This project is the result of a long-term collaboration between the principal investigator, a basic scientist, and physician scientists and is designed to identify determinants of treatment response in childhood acute lymphoblastic leukemia (ALL). The focus is on methotrexate (MTX) and 6-mercaptopurine (6-MP), antimetabolites that continue to be cornerstones of modern treatment protocols for ALL, and on critical unanswered questions relating to the effective clinical use of these agents. While major progress has been made in treating childhood ALL, this, in part, reflects subgroups comprising nearly 50% of patients with uniquely good prognoses. However, success in the treatment of other patients has lagged behind. We previously demonstrated: (a) a extraordinarily wide range (88-fold) of expression of the human reduced folate carrier (hRFC), the membrane transport system for MTX and tetrahydrofolates, in ALL lymphoblasts, and often disproportionate to levels of MTX transport (b) elevated hRFC expression in good prognosis ALL phenotypes, including hyperdiploidy and t(12;21); and (e) altered hRFC mRNA splice forms, gene sequence variants in the hRFC coding sequence, and a high frequency sequence deletion in a hRFC promoter. Studies were initiated to explore the contributions of (d) the high frequency C677T single nucleotide polymorphism in the methylene tetrahydrofolate reductase (MTHFR) gene and (e) the family of multidrug resistance proteins (MRPs) to chemotherapy response and resistance in pediatric ALLs. In this application, we propose to use primary ALL specimens and ALL xenografts engrafted in NOD-SCID mice to systematically establish: (i) the relationships between patterns of hRFC expression and MTX transport and sensitivities; (ii) the molecular mechanisms that result in the wide range of hRFC expression in primary specimens from the major hRFC-B promoter by in vitro and in vivo assays; (iii) the roles of gene and transcript sequence variants for hRFC and MTHFR as determinants of MTX response and resistance by high-throughput screening of ALL and non-ALL specimens and functional analysis in transfected cells; and (iv) the roles of the MRPs as determinants of MTX and 6-MP accumulations and sensitivities in ALL and transfected cells. Our results should foster the rational chemotherapy of childhood ALL by identifying patients most likely to respond to antimetabolite treatments, and/or who are likely to experience excessive toxicities. Our studies should also lead to new ALL therapies and be relevant to other malignant and non-malignant diseases treated with antifolate drugs. From the key role of hRFC in folate accumulations in mammalian cells and the potential contributions of folate deficiencies to chromosomal instability and malignant transformation, cardiovascular disease, and fetal abnormalities, our results should have far-reaching significance to human heath and disease.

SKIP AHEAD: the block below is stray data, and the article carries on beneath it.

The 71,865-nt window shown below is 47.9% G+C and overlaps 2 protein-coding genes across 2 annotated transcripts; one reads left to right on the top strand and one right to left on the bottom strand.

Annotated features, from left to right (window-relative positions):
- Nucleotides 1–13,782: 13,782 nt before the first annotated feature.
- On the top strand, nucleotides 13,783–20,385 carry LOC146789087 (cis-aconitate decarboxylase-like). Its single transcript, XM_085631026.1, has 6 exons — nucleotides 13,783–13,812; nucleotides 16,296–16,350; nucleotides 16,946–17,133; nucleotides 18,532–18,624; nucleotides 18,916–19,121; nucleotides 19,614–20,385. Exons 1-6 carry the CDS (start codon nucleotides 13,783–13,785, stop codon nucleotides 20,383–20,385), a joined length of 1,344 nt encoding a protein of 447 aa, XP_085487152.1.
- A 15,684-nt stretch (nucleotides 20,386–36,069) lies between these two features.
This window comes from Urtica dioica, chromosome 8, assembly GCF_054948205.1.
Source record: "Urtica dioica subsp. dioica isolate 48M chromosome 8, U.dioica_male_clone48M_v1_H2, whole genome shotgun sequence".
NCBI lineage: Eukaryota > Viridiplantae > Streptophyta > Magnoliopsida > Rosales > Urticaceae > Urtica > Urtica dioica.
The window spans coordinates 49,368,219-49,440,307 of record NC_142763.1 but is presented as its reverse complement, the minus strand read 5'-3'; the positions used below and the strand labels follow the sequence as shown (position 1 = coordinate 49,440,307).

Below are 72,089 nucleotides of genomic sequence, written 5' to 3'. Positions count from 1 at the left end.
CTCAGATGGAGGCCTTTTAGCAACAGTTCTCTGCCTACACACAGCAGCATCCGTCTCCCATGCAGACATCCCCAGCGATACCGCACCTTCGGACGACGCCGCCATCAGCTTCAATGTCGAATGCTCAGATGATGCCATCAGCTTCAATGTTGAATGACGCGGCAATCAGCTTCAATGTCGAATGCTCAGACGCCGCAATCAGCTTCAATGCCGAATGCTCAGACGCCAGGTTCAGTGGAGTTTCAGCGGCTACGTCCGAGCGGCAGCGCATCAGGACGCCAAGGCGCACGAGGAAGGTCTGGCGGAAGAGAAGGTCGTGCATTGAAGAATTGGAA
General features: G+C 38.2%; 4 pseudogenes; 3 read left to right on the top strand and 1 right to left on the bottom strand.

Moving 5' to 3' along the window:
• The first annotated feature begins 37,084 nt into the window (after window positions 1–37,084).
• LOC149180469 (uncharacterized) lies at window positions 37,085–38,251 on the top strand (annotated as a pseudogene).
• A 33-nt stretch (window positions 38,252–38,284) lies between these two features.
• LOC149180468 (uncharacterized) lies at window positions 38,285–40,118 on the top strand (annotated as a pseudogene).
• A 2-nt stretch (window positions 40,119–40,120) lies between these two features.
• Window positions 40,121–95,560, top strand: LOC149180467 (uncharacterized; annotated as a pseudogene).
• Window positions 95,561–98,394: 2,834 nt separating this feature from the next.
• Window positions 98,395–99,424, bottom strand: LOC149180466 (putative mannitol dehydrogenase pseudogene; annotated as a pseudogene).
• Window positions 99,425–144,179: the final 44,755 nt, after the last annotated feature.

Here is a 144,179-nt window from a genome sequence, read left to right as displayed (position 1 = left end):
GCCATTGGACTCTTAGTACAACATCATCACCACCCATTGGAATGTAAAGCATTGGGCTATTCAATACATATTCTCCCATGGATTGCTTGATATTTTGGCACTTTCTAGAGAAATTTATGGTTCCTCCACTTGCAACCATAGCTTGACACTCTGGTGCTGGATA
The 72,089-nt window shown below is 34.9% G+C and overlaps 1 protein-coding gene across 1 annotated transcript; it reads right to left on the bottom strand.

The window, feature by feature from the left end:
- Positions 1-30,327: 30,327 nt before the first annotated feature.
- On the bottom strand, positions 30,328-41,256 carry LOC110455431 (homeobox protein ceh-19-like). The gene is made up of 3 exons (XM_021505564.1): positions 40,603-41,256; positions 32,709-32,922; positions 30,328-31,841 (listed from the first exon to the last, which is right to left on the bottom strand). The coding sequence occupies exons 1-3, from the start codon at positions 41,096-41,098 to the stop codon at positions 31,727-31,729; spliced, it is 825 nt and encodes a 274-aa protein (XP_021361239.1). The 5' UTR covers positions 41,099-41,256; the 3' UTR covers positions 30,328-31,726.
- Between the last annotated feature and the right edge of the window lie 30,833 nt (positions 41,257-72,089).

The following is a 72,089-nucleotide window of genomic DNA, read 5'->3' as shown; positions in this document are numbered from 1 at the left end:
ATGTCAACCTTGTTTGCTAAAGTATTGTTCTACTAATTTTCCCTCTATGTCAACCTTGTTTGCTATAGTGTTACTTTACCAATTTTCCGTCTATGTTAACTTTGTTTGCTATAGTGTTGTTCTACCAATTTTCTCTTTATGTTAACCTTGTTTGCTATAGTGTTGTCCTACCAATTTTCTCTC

National Institute of Health (NIH)
National Cancer Institute (NCI)
Research Project (R01)
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Experimental Therapeutics Subcommittee 1 (ET)
Program Officer
Wu, Roy S
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Wayne State University
Schools of Medicine
United States
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